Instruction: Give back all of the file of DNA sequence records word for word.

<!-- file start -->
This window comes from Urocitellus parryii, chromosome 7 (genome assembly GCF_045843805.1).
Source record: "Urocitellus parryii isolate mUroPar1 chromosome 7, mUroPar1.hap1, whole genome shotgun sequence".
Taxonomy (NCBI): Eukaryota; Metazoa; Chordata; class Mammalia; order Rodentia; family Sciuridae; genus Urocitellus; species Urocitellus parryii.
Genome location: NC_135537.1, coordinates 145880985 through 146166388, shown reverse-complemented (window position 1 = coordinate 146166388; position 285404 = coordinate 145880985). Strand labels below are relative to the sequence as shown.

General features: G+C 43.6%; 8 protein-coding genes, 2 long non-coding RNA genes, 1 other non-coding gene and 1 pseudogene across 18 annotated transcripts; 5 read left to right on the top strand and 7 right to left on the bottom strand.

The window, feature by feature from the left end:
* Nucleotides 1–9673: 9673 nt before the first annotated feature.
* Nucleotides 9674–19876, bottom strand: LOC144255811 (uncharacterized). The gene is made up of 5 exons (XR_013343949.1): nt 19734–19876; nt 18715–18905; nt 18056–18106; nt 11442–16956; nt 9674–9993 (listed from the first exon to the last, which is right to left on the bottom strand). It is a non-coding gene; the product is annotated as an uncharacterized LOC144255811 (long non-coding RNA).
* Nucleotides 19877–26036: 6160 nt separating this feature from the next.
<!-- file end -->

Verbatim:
This window comes from Urocitellus parryii, chromosome 7 (genome assembly GCF_045843805.1).
Source record: "Urocitellus parryii isolate mUroPar1 chromosome 7, mUroPar1.hap1, whole genome shotgun sequence".
Taxonomy (NCBI): Eukaryota; Metazoa; Chordata; class Mammalia; order Rodentia; family Sciuridae; genus Urocitellus; species Urocitellus parryii.
Genome location: NC_135537.1, coordinates 145880985 through 146166388, shown reverse-complemented (window position 1 = coordinate 146166388; position 285404 = coordinate 145880985). Strand labels below are relative to the sequence as shown.

General features: G+C 43.6%; 8 protein-coding genes, 2 long non-coding RNA genes, 1 other non-coding gene and 1 pseudogene across 18 annotated transcripts; 5 read left to right on the top strand and 7 right to left on the bottom strand.

The window, feature by feature from the left end:
* Nucleotides 1–9673: 9673 nt before the first annotated feature.
* Nucleotides 9674–19876, bottom strand: LOC144255811 (uncharacterized). The gene is made up of 5 exons (XR_013343949.1): nt 19734–19876; nt 18715–18905; nt 18056–18106; nt 11442–16956; nt 9674–9993 (listed from the first exon to the last, which is right to left on the bottom strand). It is a non-coding gene; the product is annotated as an uncharacterized LOC144255811 (long non-coding RNA).
* Nucleotides 19877–26036: 6160 nt separating this feature from the next.